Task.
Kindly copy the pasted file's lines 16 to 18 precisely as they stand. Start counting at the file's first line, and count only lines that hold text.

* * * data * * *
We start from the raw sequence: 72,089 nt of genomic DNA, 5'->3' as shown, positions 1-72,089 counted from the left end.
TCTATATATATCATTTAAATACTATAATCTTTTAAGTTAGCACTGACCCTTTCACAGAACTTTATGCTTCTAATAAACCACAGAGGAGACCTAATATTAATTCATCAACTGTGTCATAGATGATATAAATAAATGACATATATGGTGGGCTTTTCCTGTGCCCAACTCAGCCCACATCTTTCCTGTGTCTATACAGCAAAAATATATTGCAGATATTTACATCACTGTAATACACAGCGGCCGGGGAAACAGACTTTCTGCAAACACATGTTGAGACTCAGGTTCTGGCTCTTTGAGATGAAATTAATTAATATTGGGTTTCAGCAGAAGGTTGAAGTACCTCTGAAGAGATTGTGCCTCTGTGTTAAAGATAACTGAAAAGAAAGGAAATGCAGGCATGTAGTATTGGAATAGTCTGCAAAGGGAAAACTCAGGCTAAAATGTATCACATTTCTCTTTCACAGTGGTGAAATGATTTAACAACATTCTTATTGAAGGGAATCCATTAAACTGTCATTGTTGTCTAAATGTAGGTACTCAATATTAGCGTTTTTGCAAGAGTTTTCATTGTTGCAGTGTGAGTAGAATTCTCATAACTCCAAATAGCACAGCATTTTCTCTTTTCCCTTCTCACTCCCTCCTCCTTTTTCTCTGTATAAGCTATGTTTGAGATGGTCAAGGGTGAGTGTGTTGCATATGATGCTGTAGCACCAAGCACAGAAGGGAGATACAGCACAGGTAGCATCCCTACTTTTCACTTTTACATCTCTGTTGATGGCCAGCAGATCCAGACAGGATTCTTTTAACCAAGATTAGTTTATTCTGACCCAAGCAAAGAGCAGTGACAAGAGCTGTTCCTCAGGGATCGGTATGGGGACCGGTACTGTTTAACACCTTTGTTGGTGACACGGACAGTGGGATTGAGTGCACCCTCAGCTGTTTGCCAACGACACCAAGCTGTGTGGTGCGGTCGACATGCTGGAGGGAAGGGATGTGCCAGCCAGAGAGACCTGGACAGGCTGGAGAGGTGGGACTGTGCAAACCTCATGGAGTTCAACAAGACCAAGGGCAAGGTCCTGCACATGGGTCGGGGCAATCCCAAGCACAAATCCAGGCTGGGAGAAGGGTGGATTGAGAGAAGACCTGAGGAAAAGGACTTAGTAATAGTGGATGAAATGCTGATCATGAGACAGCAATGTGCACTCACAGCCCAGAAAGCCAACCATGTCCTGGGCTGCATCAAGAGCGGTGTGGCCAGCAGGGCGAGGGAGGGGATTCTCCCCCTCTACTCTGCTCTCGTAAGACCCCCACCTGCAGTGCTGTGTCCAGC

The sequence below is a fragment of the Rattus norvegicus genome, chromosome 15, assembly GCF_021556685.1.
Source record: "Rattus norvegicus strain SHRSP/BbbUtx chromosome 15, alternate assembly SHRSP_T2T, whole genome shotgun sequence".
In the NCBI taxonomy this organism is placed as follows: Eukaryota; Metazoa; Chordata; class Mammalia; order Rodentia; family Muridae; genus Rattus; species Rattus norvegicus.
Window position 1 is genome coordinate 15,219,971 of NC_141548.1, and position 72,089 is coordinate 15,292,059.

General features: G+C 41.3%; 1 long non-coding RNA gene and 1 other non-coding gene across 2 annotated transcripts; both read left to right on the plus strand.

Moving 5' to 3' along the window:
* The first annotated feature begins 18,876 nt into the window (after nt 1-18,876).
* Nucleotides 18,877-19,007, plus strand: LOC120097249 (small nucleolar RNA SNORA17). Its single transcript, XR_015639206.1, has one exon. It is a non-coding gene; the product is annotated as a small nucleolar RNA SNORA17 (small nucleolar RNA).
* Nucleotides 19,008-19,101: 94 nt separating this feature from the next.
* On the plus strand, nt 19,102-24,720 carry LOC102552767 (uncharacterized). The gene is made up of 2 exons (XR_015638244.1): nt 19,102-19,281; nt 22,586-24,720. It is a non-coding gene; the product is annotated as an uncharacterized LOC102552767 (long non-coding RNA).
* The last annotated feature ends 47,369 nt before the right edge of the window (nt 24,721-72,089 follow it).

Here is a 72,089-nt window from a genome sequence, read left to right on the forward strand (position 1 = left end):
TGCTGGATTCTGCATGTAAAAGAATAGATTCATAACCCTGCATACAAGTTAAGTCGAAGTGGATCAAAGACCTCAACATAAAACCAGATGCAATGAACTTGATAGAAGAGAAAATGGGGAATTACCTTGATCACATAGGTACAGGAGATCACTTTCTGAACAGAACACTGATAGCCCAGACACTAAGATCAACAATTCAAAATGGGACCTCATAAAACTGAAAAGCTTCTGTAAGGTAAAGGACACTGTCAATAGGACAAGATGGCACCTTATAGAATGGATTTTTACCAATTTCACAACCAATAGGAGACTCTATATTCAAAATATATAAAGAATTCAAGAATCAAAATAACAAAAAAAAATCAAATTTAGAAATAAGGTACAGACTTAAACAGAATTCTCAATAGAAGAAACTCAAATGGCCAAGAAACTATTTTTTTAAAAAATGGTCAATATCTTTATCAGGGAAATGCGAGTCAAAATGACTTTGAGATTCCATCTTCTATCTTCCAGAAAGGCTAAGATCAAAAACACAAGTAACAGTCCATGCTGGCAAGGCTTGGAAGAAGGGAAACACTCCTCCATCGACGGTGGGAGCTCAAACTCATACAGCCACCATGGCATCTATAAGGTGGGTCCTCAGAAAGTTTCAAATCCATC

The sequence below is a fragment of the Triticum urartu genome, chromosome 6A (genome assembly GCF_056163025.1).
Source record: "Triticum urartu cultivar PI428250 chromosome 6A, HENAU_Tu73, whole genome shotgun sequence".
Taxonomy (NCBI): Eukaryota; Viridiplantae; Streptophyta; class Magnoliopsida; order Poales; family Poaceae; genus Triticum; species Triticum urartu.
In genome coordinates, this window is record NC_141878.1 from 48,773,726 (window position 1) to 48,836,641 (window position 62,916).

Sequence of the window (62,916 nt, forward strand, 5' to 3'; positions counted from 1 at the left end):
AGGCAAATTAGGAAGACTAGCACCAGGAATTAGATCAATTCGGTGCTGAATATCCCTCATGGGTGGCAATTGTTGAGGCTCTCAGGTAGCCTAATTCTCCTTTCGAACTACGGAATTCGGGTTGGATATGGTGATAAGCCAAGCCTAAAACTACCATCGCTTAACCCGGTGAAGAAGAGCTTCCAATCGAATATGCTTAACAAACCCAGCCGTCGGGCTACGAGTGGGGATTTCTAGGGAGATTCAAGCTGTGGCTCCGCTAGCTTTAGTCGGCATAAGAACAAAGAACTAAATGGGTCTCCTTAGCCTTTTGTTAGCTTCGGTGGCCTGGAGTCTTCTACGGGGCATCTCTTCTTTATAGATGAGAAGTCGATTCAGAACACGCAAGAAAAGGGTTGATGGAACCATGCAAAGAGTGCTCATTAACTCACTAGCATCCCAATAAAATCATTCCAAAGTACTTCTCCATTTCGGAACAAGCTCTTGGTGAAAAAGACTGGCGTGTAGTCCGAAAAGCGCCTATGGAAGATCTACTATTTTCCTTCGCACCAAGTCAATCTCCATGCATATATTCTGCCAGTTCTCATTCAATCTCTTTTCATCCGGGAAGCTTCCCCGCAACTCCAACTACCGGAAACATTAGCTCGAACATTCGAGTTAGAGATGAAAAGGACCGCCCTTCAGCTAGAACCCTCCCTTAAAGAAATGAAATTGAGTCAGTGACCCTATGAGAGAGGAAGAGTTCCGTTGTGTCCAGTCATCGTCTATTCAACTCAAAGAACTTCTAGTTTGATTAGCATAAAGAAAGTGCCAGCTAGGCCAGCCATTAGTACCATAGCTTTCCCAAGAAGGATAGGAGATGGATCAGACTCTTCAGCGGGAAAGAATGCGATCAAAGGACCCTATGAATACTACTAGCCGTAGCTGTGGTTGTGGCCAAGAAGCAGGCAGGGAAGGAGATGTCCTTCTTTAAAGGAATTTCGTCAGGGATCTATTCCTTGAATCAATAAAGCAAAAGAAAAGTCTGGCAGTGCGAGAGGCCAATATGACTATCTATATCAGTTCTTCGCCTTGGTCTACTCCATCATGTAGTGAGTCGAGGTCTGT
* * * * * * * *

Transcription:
The sequence below is a fragment of the Triticum urartu genome, chromosome 6A (genome assembly GCF_056163025.1).
Source record: "Triticum urartu cultivar PI428250 chromosome 6A, HENAU_Tu73, whole genome shotgun sequence".
Taxonomy (NCBI): Eukaryota; Viridiplantae; Streptophyta; class Magnoliopsida; order Poales; family Poaceae; genus Triticum; species Triticum urartu.